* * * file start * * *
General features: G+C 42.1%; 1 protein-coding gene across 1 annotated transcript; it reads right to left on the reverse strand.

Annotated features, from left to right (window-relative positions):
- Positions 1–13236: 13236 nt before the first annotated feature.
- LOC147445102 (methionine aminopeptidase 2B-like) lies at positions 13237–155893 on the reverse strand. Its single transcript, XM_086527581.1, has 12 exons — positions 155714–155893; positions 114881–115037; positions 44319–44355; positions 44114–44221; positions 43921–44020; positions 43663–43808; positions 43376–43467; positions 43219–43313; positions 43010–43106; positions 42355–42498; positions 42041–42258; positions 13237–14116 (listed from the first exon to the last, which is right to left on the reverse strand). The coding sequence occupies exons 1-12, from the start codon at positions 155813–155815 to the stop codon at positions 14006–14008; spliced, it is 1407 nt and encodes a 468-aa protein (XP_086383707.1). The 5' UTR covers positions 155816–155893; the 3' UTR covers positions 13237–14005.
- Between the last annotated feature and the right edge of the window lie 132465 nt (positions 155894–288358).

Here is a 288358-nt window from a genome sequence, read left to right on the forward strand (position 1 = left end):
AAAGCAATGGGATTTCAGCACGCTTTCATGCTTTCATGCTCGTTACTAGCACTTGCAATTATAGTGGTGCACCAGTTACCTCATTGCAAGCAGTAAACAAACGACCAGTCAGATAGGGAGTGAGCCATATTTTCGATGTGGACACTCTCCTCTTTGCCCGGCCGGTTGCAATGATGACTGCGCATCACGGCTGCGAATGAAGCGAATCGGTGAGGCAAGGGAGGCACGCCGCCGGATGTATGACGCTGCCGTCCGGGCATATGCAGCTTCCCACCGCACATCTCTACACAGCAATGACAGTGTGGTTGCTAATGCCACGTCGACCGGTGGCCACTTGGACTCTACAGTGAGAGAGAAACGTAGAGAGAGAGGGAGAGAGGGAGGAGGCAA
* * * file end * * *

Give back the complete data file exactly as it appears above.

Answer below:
General features: G+C 42.1%; 1 protein-coding gene across 1 annotated transcript; it reads right to left on the reverse strand.

Annotated features, from left to right (window-relative positions):
- Positions 1–13236: 13236 nt before the first annotated feature.
- LOC147445102 (methionine aminopeptidase 2B-like) lies at positions 13237–155893 on the reverse strand. Its single transcript, XM_086527581.1, has 12 exons — positions 155714–155893; positions 114881–115037; positions 44319–44355; positions 44114–44221; positions 43921–44020; positions 43663–43808; positions 43376–43467; positions 43219–43313; positions 43010–43106; positions 42355–42498; positions 42041–42258; positions 13237–14116 (listed from the first exon to the last, which is right to left on the reverse strand). The coding sequence occupies exons 1-12, from the start codon at positions 155813–155815 to the stop codon at positions 14006–14008; spliced, it is 1407 nt and encodes a 468-aa protein (XP_086383707.1). The 5' UTR covers positions 155816–155893; the 3' UTR covers positions 13237–14005.
- Between the last annotated feature and the right edge of the window lie 132465 nt (positions 155894–288358).

Here is a 288358-nt window from a genome sequence, read left to right on the forward strand (position 1 = left end):
AAAGCAATGGGATTTCAGCACGCTTTCATGCTTTCATGCTCGTTACTAGCACTTGCAATTATAGTGGTGCACCAGTTACCTCATTGCAAGCAGTAAACAAACGACCAGTCAGATAGGGAGTGAGCCATATTTTCGATGTGGACACTCTCCTCTTTGCCCGGCCGGTTGCAATGATGACTGCGCATCACGGCTGCGAATGAAGCGAATCGGTGAGGCAAGGGAGGCACGCCGCCGGATGTATGACGCTGCCGTCCGGGCATATGCAGCTTCCCACCGCACATCTCTACACAGCAATGACAGTGTGGTTGCTAATGCCACGTCGACCGGTGGCCACTTGGACTCTACAGTGAGAGAGAAACGTAGAGAGAGAGGGAGAGAGGGAGGAGGCAA